When the event ended, and it was time to leave the building, I breathed a sigh of relief. We had made it. I was ready for dinner and conversation with faculty and students in a tranquil setting. What transpired instead felt like a scene from Homeland rather than an evening at an institution of higher learning. We confronted an angry mob as we tried to exit the building. Most of the hatred was focused on Dr. Murray, but when I took his right arm both to shield him from attack and to make sure we stayed together so I could reach the car too, that’s when the hatred turned on me. One thug grabbed me by the hair and another shoved me in a different direction. I noticed signs with expletives and my name on them. There was also an angry human on crutches, and I remember thinking to myself, “What are you doing? That’s so dangerous!” For those of you who marched in Washington the day after the inauguration, imagine being in a crowd like that, only being surrounded by hatred rather than love. I feared for my life.

Once we got into the car, the intimidation escalated. That story has already been told well. What I want you to know is how it felt to land safely at Kirk Alumni Center after taking a decoy route. I was so happy to see my students there to greet me. I took off my coat and realized I was hungry. I told a colleague in my department that I felt proud of myself for not having slugged someone. Then Bill Burger charged back into the room (he is my hero) and told Dr. Murray and I to get our coats and leave—NOW. The protestors knew where the dinner was. We raced back to the car, driving over the curb and sidewalk to escape quickly. It was then we decided that it was probably best to leave town.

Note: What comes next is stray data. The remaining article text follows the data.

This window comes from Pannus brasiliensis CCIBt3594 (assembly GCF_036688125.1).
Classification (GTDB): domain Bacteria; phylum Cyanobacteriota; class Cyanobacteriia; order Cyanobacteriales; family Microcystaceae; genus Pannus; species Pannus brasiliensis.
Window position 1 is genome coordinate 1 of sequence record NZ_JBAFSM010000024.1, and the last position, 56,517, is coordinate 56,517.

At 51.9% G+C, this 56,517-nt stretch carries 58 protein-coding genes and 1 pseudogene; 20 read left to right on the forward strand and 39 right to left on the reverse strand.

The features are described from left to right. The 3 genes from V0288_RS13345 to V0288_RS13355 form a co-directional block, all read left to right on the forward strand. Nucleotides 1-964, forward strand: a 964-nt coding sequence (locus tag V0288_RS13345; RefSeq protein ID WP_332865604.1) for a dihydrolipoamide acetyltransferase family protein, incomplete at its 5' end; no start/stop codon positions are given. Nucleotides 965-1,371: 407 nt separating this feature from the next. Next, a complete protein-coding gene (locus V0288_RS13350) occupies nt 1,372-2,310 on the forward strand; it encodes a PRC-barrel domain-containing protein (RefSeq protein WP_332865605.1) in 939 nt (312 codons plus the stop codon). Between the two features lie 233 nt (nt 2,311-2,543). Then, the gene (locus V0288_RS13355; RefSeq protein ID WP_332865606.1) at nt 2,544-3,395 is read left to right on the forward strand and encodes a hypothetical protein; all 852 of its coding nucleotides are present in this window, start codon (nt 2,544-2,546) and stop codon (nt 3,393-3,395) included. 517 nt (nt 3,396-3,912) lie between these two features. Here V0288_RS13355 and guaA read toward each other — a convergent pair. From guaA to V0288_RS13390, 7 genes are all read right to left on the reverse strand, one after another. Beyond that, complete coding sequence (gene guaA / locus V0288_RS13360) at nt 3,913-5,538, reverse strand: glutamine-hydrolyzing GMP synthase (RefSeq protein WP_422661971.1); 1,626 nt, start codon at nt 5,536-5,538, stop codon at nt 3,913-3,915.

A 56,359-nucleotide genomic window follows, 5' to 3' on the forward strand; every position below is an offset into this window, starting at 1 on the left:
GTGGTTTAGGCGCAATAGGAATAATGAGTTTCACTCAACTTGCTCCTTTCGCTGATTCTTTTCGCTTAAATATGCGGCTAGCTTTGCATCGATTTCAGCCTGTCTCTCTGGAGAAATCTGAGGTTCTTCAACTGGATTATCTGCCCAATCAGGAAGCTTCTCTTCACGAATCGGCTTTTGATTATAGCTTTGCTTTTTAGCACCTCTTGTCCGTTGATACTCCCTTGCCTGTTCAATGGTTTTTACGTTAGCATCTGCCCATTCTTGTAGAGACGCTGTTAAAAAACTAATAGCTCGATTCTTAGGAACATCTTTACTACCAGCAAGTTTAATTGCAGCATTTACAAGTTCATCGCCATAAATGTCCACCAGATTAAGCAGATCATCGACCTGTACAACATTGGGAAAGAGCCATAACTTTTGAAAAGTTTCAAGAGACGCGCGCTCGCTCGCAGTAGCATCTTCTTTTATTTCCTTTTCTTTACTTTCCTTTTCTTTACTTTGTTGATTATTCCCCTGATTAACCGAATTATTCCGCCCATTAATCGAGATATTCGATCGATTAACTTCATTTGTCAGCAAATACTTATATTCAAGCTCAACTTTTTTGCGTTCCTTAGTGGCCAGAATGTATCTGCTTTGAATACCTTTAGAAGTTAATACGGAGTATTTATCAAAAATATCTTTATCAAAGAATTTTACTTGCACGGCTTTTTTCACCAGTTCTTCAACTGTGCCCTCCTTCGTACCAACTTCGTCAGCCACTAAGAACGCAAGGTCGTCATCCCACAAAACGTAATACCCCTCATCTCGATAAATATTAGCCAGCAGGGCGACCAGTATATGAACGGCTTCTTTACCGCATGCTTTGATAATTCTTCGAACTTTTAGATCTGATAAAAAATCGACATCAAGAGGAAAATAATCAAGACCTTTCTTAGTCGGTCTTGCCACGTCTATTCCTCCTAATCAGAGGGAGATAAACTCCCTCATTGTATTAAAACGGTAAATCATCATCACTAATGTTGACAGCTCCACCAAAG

After the adrenaline and a martini (full disclosure; you would have needed a martini too) wore off, I realized that there was something wrong with my neck. My husband took me to the ER, and President Patton, God bless her, showed up there, despite my insistence that it was unnecessary. I have a soft brace that allowed me, after cancelling my Friday class, resting up all day, and taking painkillers, to attend our son’s district jazz festival. He’s a high school senior who plays tenor sax, and I cried when I realized that these events had not prevented me from hearing him play his last district concert.

To people who wish to spin this story as one about what’s wrong with elite colleges and universities, you are mistaken. Please instead consider this as a metaphor for what is wrong with our country, and on that, Charles Murray and I would agree. This was the saddest day of my life. We have got to do better by those who feel and are marginalized. Our 230-year constitutional democracy depends on it, especially when our current President is blind to the evils he has unleashed. We must all realize the precious inheritance we have as fellow Americans and defend the Constitution against all its enemies, both foreign and domestic. That is why I do not regret my involvement in the event with Dr. Murray. But as we find a way to move forward, we should also hold fast to the wisdom of James Baldwin, “Not everything that is faced can be changed, but nothing can be changed until it is faced.”  Your fellow citizen and Middlebury community member,  Allison Stanger